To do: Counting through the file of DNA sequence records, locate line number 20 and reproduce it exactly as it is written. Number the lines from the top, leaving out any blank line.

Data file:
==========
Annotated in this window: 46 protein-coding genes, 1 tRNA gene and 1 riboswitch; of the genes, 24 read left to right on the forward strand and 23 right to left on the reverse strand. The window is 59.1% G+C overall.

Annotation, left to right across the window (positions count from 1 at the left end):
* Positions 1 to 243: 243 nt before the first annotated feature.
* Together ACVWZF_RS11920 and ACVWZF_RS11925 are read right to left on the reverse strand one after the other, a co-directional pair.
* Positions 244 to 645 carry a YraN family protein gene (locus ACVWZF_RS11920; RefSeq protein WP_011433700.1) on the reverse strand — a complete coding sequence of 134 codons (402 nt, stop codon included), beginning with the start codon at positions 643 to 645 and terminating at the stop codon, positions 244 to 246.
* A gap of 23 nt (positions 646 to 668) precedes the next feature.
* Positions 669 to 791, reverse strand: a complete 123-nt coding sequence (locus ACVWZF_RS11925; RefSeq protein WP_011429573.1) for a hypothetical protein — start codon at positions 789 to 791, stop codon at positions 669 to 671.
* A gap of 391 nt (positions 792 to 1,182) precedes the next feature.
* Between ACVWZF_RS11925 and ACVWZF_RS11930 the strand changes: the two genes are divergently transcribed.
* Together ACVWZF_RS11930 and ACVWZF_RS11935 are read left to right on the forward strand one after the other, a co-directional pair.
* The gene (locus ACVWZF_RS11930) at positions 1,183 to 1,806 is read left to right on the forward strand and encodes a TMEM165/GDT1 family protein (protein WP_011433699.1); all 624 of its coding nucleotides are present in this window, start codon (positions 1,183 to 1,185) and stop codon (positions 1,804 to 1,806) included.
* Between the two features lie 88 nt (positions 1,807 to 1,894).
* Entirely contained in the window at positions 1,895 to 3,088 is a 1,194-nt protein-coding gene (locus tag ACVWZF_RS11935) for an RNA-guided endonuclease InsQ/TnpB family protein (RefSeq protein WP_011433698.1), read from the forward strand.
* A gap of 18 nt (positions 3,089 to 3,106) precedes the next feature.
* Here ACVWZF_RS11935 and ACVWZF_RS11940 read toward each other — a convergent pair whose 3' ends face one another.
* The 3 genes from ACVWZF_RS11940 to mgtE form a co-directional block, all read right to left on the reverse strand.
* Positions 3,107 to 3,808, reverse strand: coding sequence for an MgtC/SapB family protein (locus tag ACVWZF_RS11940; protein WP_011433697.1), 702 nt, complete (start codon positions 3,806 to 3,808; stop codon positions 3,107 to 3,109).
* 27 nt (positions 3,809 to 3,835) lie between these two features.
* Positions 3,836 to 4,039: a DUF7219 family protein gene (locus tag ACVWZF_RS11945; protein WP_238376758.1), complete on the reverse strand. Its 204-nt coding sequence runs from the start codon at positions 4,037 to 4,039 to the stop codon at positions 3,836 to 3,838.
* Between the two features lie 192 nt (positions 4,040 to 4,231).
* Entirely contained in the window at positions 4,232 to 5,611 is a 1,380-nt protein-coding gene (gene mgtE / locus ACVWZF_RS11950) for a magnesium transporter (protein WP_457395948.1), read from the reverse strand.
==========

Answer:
* Between the two features lie 192 nt (positions 4,040 to 4,231).